Special course organized to enable students to elect independent study of engineering problems. Course may entail laboratory or analytical solution of problems or application of principles to engineering problems.
This course introduces students to transportation systems in the U.S. and Canada, transportation planning and economics, surveys and plans, rights-of-way, traffic engineering, highway drainage, and the development of roadsides, highway subgrades, base courses, stabilization, as well as the fundamentals of maintenance.
This course will introduce the advantages of photogrammetry as a mapping and planning tool. The types of photography, photo scale, flight planning techniques and specifications, displacement calculations and stereoscopic measurement are covered.
CIVL 1202 with D or better and CIVL 2204 with D or better and CIVL 3124 with D or better
This class is an introduction to the concepts of field to office automation, the use of coordinate geometry (COGO) software programs and computer aided drafting (CAD) software programs. Emphasis will be placed on the use of the computer in the solution of problems and projects that stress data analysis, data adjustment, mapping calculations and the application of computer graphics.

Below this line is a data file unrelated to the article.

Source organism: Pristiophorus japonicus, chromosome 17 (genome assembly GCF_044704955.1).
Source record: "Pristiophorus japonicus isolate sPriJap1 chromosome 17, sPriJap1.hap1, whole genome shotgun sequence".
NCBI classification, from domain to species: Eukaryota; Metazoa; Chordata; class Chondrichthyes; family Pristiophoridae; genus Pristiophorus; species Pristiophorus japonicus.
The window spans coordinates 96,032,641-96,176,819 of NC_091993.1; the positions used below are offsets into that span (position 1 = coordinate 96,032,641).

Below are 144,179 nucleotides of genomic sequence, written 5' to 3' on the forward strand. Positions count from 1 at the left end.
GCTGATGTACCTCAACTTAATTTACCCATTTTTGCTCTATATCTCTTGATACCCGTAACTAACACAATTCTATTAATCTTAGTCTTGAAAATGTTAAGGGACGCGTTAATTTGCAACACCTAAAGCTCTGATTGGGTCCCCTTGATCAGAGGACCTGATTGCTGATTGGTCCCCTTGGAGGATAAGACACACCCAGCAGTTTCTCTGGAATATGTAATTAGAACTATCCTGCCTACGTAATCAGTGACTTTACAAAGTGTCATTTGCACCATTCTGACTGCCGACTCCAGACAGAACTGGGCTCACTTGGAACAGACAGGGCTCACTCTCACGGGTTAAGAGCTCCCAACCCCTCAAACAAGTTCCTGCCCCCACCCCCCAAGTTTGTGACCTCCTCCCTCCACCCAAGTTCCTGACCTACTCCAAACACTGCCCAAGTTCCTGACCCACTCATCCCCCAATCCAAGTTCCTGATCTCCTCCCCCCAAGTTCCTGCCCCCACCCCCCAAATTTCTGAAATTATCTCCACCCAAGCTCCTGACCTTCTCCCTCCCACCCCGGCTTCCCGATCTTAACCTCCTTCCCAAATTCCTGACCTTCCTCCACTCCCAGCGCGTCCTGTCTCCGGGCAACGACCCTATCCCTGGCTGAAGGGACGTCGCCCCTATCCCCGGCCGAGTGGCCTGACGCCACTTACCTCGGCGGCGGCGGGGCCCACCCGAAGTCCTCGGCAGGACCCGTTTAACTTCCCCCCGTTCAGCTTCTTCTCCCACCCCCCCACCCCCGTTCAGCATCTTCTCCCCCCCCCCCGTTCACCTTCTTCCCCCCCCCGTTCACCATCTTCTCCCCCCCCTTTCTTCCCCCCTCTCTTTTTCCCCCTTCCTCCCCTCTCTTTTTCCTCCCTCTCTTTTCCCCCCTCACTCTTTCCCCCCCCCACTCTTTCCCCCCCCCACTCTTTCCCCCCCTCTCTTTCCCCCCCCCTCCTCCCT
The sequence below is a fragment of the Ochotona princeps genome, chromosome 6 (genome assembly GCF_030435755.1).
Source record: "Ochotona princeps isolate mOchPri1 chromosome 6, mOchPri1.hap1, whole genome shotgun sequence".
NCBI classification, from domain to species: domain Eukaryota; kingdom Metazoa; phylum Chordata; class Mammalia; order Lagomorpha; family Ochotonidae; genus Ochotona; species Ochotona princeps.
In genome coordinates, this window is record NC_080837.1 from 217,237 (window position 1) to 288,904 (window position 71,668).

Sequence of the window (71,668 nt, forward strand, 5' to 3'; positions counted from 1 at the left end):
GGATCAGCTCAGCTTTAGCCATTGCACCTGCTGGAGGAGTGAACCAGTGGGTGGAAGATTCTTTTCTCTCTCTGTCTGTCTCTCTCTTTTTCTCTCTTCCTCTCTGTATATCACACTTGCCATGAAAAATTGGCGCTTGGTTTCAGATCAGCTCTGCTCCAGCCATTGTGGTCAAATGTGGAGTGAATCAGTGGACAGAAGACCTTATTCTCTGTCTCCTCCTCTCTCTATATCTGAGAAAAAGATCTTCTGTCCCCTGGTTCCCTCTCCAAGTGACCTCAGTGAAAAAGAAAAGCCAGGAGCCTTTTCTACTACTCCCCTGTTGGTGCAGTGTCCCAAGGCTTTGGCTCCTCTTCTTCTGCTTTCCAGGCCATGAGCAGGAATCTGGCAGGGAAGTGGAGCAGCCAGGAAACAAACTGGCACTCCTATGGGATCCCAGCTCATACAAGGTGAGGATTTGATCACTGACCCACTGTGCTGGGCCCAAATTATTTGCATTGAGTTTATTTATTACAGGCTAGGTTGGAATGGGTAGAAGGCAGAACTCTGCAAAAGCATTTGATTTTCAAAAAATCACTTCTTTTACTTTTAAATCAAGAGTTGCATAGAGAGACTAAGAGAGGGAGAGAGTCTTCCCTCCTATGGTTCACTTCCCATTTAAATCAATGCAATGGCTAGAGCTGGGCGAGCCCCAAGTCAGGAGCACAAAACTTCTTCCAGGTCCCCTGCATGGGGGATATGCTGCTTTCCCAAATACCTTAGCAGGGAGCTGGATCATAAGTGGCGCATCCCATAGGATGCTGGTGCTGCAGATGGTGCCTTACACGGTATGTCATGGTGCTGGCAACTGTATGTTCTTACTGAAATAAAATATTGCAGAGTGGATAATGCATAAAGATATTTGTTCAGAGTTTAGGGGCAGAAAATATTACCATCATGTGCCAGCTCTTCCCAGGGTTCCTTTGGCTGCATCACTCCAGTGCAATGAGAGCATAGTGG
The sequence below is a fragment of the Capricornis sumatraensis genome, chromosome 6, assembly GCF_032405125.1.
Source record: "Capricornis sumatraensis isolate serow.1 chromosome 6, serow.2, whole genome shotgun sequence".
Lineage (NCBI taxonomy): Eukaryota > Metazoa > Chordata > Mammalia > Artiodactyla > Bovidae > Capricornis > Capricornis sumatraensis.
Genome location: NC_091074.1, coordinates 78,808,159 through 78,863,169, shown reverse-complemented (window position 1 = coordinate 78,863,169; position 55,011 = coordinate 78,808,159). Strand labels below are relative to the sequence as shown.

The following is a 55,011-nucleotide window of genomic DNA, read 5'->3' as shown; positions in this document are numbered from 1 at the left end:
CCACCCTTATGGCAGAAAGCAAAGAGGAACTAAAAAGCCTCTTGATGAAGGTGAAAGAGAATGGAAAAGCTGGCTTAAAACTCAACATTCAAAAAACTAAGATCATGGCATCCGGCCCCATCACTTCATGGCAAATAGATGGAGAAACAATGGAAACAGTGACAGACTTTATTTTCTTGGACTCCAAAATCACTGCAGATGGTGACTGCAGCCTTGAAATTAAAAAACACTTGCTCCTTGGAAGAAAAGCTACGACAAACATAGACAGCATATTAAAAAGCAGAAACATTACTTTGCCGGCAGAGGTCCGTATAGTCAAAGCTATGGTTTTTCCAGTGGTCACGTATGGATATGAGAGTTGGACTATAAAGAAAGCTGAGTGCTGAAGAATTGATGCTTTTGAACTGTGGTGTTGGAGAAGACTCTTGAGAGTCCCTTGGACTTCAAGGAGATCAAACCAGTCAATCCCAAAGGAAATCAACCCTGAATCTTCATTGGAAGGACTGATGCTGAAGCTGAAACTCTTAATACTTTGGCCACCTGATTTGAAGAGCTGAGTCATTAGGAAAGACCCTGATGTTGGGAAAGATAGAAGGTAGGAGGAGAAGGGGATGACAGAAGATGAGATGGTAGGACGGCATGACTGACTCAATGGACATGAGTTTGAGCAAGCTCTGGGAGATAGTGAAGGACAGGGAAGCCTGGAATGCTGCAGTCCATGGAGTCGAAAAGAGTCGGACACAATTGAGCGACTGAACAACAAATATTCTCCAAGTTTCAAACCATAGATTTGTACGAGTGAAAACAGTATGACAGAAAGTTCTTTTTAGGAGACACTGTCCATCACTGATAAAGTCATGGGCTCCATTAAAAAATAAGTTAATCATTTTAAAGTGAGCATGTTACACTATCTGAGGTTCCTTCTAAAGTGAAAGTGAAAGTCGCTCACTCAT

This course is a series of field and office problems for fourth semester AAS Surveying Engineering Technology majors only. Topics include research, field reconnaissance, data collection, deed interpretation, and mapping. Students are responsible for the execution of a comprehensive surveying project.
This course is an introduction to the U.S. Public Lands Survey System, the laws of simultaneous conveyances, and subdivision of lands. Governmental regulations and environmental considerations will be addressed. Industry standard software will be utilized in the laboratory.
A basic study of fluid statics and fluid flow emphasizing applications in civil engineering technology. Topics include pressure forces on submerged surfaces, closed conduit incompressible flow, centrifugal pump performance, open channel flow, rainfall and run-off estimates. The laboratory sessions involve the use of equipment to measure pressure and flow.
This course is a study of the business organizations, contracts, personnel and ethics used in construction projects. Topics include the stakeholders, contracts, cost accounting, construction documentation, planning and scheduling, bonding, insurance, labor relations and ethics as specifically experienced in the construction industry.
This course is a study of contracts and specifications governing contractors in the construction phase of a project. Practice is given in the estimating of earthwork, masonry, concrete, steel, and wood. Students progress through manual takeoffs to electronic spreadsheets. At the completion of this course the student will be able to create an estimate for a construction project.
This course provides the student with a quantitative understanding of the effects of loads on structural elements in a building. Principles of structural mechanics are covered from forces and stresses, to properties of sections, and finally to shear and bending moments on beams. The designs of basic timber and steel beams and columns are also presented.